Friday, December 26, 2008

An unexpected Christmas present

I received a wonderful surprise in the mail today - an autographed and personalized photo of John Glenn! I shouldn't say it was a total surprise, but the timing made for a perfect Christmas present.

After seeing John Glenn at the National Air and Space Museum in November at the lecture for the Apollo 8 crew, and realizing that he was now 87 years old, I thought I had better hurry if I was ever going to get a personalized photo from him. He looked in relatively good health, but at 87, every day is a gift.

Senator Glenn (or "Payload Specialist II Glenn," as they jokingly referred to him at the NASM lecture), is renowned for his generosity in filling every autograph request he gets through the mail. I ordered on eBay a great photo of him being loaded into Friendship 7 on the day of his historic flight. After that photo arrived, I sent the photo, a letter, and a prepaid return envelope to Glenn's suburban Washington DC address. That was the week of Thanksgiving, and I frankly didn't expect a reply for several months.

Today's mail delivery brought my return envelope and the picture, beautifully signed in silver pen and personalized to me with the date of December 22, 2008. It's so incredible that this man still signs autographs - and does it for free. I heard somewhere that even if he wasn't necessary thrilled about signing, he felt it was the least he could do as a representative of the country that he loves and who sent him into space. He is a class act in every respect and a true gentleman.

God bless you, John Glenn, and thanks for a wonderful Christmas present!!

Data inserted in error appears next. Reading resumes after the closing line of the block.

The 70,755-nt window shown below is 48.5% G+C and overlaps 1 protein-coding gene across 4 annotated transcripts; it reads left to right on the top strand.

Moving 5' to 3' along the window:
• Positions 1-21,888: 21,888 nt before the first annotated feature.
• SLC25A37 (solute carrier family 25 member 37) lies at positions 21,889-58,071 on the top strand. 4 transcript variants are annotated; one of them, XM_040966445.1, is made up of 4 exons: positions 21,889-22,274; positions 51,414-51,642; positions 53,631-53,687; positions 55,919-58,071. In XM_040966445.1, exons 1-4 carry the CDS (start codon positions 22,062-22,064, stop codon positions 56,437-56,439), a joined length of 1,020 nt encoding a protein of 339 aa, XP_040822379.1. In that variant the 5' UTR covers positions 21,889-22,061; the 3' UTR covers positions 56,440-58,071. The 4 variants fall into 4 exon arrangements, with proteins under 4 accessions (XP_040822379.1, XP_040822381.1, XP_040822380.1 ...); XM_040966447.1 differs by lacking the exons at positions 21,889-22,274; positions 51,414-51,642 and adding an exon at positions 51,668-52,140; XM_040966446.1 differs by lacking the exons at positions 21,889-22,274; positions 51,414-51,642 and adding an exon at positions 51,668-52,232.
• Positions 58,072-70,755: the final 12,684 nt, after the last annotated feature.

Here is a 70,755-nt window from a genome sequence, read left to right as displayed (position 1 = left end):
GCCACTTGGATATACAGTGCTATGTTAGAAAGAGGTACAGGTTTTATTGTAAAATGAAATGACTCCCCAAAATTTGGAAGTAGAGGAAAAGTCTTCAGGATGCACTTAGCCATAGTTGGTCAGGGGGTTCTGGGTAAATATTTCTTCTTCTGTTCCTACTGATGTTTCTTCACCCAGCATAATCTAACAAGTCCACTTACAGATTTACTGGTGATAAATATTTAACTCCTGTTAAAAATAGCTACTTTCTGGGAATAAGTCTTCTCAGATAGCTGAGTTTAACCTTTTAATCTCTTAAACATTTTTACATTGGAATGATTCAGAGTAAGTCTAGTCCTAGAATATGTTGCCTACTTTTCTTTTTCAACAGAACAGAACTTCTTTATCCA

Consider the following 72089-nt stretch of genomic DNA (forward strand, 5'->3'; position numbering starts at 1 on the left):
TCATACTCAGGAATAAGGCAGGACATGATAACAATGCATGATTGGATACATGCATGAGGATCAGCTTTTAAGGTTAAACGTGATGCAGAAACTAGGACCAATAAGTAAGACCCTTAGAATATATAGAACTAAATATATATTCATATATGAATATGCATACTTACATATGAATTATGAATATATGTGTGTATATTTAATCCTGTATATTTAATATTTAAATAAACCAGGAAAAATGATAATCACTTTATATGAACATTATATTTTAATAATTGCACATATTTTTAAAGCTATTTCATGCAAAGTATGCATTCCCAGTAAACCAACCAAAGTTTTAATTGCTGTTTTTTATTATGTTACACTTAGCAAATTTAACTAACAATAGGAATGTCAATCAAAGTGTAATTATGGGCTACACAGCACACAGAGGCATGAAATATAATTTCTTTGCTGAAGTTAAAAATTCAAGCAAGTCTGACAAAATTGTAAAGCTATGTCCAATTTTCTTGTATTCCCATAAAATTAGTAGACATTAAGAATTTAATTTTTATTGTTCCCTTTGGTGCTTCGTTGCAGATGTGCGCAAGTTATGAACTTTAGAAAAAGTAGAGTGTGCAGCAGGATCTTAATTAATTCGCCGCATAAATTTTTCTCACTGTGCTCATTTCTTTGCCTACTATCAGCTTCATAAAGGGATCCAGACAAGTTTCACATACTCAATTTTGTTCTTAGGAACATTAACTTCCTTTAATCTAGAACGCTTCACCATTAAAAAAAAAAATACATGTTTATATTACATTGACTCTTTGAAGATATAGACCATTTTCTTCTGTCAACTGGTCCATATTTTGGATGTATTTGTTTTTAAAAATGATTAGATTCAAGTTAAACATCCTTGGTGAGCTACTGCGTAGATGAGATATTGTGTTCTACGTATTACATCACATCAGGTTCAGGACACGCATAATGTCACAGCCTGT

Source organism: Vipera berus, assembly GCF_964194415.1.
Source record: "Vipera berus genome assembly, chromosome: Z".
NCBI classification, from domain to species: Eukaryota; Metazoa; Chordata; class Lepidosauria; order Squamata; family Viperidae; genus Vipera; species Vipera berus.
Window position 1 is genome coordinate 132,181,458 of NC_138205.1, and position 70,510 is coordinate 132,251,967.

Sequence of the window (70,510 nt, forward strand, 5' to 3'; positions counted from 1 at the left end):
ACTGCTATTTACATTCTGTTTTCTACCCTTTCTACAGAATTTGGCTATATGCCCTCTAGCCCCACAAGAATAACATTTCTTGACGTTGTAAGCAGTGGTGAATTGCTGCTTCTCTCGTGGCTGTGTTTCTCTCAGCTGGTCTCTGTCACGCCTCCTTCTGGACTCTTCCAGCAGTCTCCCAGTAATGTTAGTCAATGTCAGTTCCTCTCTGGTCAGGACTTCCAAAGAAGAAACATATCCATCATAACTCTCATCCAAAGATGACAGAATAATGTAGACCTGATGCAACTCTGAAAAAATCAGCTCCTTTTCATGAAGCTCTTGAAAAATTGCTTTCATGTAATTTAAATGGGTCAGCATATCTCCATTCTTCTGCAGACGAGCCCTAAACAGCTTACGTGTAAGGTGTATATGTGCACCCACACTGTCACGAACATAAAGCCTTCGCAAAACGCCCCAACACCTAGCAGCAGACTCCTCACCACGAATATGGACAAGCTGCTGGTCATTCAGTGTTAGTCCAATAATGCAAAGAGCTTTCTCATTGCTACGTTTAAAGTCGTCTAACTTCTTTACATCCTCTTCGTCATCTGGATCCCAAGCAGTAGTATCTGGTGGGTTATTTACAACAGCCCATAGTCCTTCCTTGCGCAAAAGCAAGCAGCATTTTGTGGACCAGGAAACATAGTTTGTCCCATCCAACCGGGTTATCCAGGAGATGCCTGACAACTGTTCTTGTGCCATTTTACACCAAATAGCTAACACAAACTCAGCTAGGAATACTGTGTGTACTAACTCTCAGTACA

Wednesday, December 24, 2008

Merry Christmas to "all of you on the good Earth"

On what was the most memorable Christmas Eve of my lifetime, the crew of Apollo 8 orbited the Moon and sent us back live TV from another world.

All of the horrible events of the year were forgotten for that one moment. If your skies were clear that night, you went outside, looked up at the Moon, and marveled that there were actually people up there, so very far away.

The footage from their TV broadcast looks washed out and blurry to modern eyes, accustomed to the clarity of high-def TV. But in 1968, it was amazing to see the Moon from 60 miles up in the comfort of our living room.

The best Christmas gift of all was hearing that Apollo 8's engine firing had been successful, sending them back home again.

It was an audacious mission, one calculated to give America an insurmountable lead in the propaganda of the Cold Ward. However, the success completely transcended nationalism and politics, actually bringing humanity closer together rather than widening the distance between us.

Sunday, December 21, 2008

Apollo 8 to the Moon!!

Forty years ago today, the first men to leave the Earth's vicinity were launched aboard a Saturn V rocket.

Frank Borman, Jim Lovell, and Bill Anders began this historic journey when we needed it most. Were it not for Apollo 8, I have no doubt that 1968 would have gone down in history as one of the worst years for Americans in modern times. The assassinations of Martin Luther King Jr. and Robert F. Kennedy tore the country apart. There were riots in the streets, and I remember seeing the pillars of smoke rising above Washington DC as many neighborhoods burned. Protests about the Vietnam War and at the Democratic National Convention highlighted how angry Americans were.

Apollo 8 focused our attention on the best that Americans - and mankind - could do. The world took a 6-day time-out and watched three brave men journey a quarter-million miles away from their planet. They saw, as no one had ever seen, how small and fragile our Earth is. And they shared that image with us through their onboard TV camera.

The Christmas season of 1968 will never be forgotten by those who were alive then.